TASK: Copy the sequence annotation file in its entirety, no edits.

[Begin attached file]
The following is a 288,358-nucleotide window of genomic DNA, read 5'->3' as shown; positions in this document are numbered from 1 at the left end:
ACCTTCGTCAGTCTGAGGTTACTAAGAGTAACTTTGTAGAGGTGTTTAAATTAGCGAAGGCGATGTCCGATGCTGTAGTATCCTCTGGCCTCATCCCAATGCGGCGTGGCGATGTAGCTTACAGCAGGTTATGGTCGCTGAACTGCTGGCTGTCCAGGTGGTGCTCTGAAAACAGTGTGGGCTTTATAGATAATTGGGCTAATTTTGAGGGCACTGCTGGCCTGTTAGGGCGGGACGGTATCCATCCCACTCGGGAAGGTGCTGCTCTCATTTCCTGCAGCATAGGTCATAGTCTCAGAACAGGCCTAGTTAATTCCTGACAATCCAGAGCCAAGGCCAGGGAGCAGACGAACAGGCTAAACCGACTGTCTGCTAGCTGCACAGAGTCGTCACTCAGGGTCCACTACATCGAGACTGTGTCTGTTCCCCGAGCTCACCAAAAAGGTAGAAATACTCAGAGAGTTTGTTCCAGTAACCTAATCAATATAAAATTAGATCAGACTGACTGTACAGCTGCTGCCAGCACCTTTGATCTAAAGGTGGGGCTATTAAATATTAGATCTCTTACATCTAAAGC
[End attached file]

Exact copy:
The following is a 288,358-nucleotide window of genomic DNA, read 5'->3' as shown; positions in this document are numbered from 1 at the left end:
ACCTTCGTCAGTCTGAGGTTACTAAGAGTAACTTTGTAGAGGTGTTTAAATTAGCGAAGGCGATGTCCGATGCTGTAGTATCCTCTGGCCTCATCCCAATGCGGCGTGGCGATGTAGCTTACAGCAGGTTATGGTCGCTGAACTGCTGGCTGTCCAGGTGGTGCTCTGAAAACAGTGTGGGCTTTATAGATAATTGGGCTAATTTTGAGGGCACTGCTGGCCTGTTAGGGCGGGACGGTATCCATCCCACTCGGGAAGGTGCTGCTCTCATTTCCTGCAGCATAGGTCATAGTCTCAGAACAGGCCTAGTTAATTCCTGACAATCCAGAGCCAAGGCCAGGGAGCAGACGAACAGGCTAAACCGACTGTCTGCTAGCTGCACAGAGTCGTCACTCAGGGTCCACTACATCGAGACTGTGTCTGTTCCCCGAGCTCACCAAAAAGGTAGAAATACTCAGAGAGTTTGTTCCAGTAACCTAATCAATATAAAATTAGATCAGACTGACTGTACAGCTGCTGCCAGCACCTTTGATCTAAAGGTGGGGCTATTAAATATTAGATCTCTTACATCTAAAGC